Then finally, six years ago, Nadia Lopez launched the Mott Hall Bridges Academy with the message, “Open a school to close a prison.” At the time the academy opened in Brownsville, Brooklyn, one of the most violent in neighborhoods in the city, every single enrolled student lived below the poverty line. Lopez admitted that she considered quitting after not having luck recruiting teachers to engage with the students. Her spirits were lifted when one of her students was featured on the beloved blog Humans of New York, and called Lopez his hero. The post was shared millions of times and the response was remarkable, garnering a million dollar fundraising campaign for the school and a chance to meet with President Barack Obama. Tonight, we tell you more about her amazing story and share her TED Talk, “Education Revolution,” in which she explains how her school transformed struggling NYC students into driven, hopeful scholars.

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Clip
September 13, 2016 at 6:29 pm

The presidential race between Donald Trump and Hillary Clinton is seen by some as one of the most contentious political races of our time. But what does it take to run for the most powerful office in the world? The Contenders: 16 for ’16 is a new PBS series that looks at the most compelling and influential presidential campaigns of the past fifty years using first-hand accounts from many former presidential hopefuls, from Jesse Jackson and Howard Dean to Gary Hart and Pat Buchanan. Carlos Watson, host of The Contenders: 16 for ’16 and editor of OZY Media, previews the series and its first episode, which explores the campaigns of Senator John McCain and Congresswoman Shirley Chisholm.

Continue Reading

Clip
September 13, 2016 at 6:28 pm

Six years ago, Nadia Lopez launched the Mott Hall Bridges Academy with the message, “Open a school to close a prison.” At the time the academy opened in Brownsville, Brooklyn, one of the most violent in neighborhoods in the city, every single enrolled student lived below the poverty line. Lopez admitted that she considered quitting after not having luck recruiting teachers to engage with the students. Her spirits were lifted when one of her students was featured on the beloved blog Humans of New York, and called Lopez his hero. The post was shared millions of times and the response was remarkable, garnering a million dollar fundraising campaign for the school and a chance to meet with President Barack Obama. Tonight, we tell you more about her amazing story and share her TED Talk, “Education Revolution,” in which she explains how her school transformed struggling NYC students into driven, hopeful scholars.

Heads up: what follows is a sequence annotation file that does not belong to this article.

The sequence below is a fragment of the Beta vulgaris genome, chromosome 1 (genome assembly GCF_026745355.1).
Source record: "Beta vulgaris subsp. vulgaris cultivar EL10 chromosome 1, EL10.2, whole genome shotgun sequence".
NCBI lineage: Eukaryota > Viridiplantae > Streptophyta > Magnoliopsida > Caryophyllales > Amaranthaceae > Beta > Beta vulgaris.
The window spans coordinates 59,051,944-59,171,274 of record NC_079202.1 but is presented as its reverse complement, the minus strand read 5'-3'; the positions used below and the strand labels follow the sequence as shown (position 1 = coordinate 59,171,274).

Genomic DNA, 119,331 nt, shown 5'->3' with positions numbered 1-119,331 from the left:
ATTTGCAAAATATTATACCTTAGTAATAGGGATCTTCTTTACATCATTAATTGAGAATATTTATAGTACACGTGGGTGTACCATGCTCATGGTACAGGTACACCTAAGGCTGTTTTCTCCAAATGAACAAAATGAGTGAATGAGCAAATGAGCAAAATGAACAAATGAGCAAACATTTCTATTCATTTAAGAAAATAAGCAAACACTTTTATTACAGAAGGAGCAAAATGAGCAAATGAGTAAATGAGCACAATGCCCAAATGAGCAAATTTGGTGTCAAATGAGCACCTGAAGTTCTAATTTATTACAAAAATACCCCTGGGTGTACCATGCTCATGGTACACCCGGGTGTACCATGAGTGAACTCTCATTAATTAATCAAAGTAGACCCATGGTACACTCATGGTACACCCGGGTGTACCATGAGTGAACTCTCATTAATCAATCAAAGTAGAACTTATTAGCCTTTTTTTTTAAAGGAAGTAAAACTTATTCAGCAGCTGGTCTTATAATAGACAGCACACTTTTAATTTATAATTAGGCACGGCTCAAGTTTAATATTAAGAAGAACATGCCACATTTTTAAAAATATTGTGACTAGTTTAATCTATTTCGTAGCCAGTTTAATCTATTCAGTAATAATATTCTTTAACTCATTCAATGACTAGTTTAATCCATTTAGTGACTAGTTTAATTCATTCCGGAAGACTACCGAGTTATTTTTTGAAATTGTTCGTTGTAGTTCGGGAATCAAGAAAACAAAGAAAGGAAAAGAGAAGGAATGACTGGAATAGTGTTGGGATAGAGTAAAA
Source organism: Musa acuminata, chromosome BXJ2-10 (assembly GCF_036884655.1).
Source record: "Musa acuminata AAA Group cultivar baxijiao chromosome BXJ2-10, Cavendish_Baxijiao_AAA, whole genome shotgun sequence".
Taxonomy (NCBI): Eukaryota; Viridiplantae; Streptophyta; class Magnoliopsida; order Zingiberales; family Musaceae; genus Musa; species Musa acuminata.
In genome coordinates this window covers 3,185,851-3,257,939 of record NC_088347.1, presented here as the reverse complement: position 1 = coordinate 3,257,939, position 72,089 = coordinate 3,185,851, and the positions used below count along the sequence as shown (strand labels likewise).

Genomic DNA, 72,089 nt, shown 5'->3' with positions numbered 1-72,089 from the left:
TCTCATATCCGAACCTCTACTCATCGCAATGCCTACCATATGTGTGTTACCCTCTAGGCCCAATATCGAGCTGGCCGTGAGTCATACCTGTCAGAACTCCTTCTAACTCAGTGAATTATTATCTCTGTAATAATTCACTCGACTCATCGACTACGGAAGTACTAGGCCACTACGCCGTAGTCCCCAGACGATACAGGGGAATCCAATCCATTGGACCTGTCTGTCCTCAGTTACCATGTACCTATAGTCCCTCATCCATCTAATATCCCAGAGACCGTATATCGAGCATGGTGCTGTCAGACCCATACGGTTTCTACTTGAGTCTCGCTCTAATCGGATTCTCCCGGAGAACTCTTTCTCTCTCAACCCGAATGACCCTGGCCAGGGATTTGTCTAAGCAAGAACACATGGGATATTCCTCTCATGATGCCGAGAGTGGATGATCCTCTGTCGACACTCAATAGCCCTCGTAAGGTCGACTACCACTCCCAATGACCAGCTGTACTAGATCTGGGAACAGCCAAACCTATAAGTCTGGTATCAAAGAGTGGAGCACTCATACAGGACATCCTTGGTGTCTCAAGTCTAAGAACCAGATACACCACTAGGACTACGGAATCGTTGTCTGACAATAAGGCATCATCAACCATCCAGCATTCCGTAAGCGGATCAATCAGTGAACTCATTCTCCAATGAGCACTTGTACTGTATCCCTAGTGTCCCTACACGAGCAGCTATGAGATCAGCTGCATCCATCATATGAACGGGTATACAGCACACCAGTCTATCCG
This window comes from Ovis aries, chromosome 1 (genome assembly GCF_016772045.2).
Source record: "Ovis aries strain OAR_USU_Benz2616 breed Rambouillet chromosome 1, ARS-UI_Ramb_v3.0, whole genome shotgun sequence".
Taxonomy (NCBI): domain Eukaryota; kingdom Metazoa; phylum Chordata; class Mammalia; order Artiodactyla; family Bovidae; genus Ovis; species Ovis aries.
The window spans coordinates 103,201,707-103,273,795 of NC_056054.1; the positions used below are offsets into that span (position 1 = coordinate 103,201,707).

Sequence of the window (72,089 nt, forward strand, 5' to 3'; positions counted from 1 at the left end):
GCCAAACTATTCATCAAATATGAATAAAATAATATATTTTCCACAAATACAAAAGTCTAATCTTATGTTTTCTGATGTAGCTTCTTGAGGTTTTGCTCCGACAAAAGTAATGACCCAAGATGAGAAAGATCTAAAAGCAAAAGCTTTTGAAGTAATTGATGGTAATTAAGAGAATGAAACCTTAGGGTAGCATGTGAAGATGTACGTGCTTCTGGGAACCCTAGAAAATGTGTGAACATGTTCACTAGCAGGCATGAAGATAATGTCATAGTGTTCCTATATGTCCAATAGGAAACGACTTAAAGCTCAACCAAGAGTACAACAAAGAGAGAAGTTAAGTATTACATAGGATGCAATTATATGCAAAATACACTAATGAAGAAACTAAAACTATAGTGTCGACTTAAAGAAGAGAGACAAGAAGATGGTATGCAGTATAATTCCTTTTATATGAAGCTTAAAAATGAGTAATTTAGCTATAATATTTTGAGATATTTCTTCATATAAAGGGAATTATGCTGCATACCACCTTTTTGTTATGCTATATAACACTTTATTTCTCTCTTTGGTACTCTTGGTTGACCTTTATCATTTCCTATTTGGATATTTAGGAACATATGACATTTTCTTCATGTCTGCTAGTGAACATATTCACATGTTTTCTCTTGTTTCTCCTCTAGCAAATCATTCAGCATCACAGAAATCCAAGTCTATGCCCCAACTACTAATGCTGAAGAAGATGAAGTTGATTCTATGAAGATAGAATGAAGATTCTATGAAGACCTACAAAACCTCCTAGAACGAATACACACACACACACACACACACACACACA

Continue Reading

Episode
September 13, 2016 at 5:26 am

Tonight, School is back in session for the academic year and this week, we’ll be taking various looks into education and academics. Tonight Soledad O’Brien is back to tell us about hosting American Graduate Day, a PBS special celebrating individuals and organizations that are helping kids stay on track for graduation. She will also talk about how mentoring has played an instrumental part in her life and about Starfish Foundation, her non-profit organization that is dedicated to helping young women graduate and pursue higher education.

Next, yes, you read that right. New York is holding its third and final primary tomorrow, September 13, before the general election in November. What kind of power is at stake this close to Election Day? The answer is simple: a lot. And after previous primaries in April and June, worries over voter fatigue and low turnout may not be an overreaction. POLITICO’s Albany Bureau Chief Jimmy Vielkind gives us more information on how tomorrow’s primary has the potential to shift the balance of power in Albany and the rest of New York State. Plus, he reacts to the frenzy surrounding Hillary Clinton’s fainting spell after leaving the 9/11 Memorial in New York this weekend.

Finally, college, for most Americans, is seen as a gateway to opportunity and success; and for some, could be an opportunity taken for granted. For many young black men living in under-served communities, the notion of not only obtaining admission to but graduating from a university seems out of the question. According to the Bureau of Labor Statistics, only 52% of black high school graduates enrolled in a college or university in 2015, and the majority of that percentage were female students. Robert Henderson III is one of the subjects of a new POV documentary called All the Difference, which offers a look into the challenges facing young black men seeking a post-secondary education. He joins us to discuss the film and share his college experiences.

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Clip
September 12, 2016 at 6:29 pm

School is back in session for the academic year and this week, we’ll be taking various looks into education and academics. Tonight Soledad O’Brien is back to tell us about hosting American Graduate Day, a PBS special celebrating individuals and organizations that are helping kids stay on track for graduation. She will also talk about how mentoring has played an instrumental part in her life and about Starfish Foundation, her non-profit organization that is dedicated to helping young women graduate and pursue higher education.

Continue Reading

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Funders

MetroFocus is made possible by James and Merryl Tisch, the Anderson Family Fund, Judy and Josh Weston, Bernard and Irene Schwartz, Sue and Edgar Wachenheim III, the Cheryl and Philip Milstein Family, Rosalind P. Walter, The Dorothy Schiff Endowment for News and Public Affairs Programming, the Corporation for Public Broadcasting, Jody and John Arnhold, the Tiger Baron Foundation, the Robert C. and Tina Sohn Foundation, the Metropolitan Media Fund, Laura and Jim Ross, the Dorothy Pacella Fund, in memory of Vincent Pacella and Shailaja and Umesh Nagarkatte.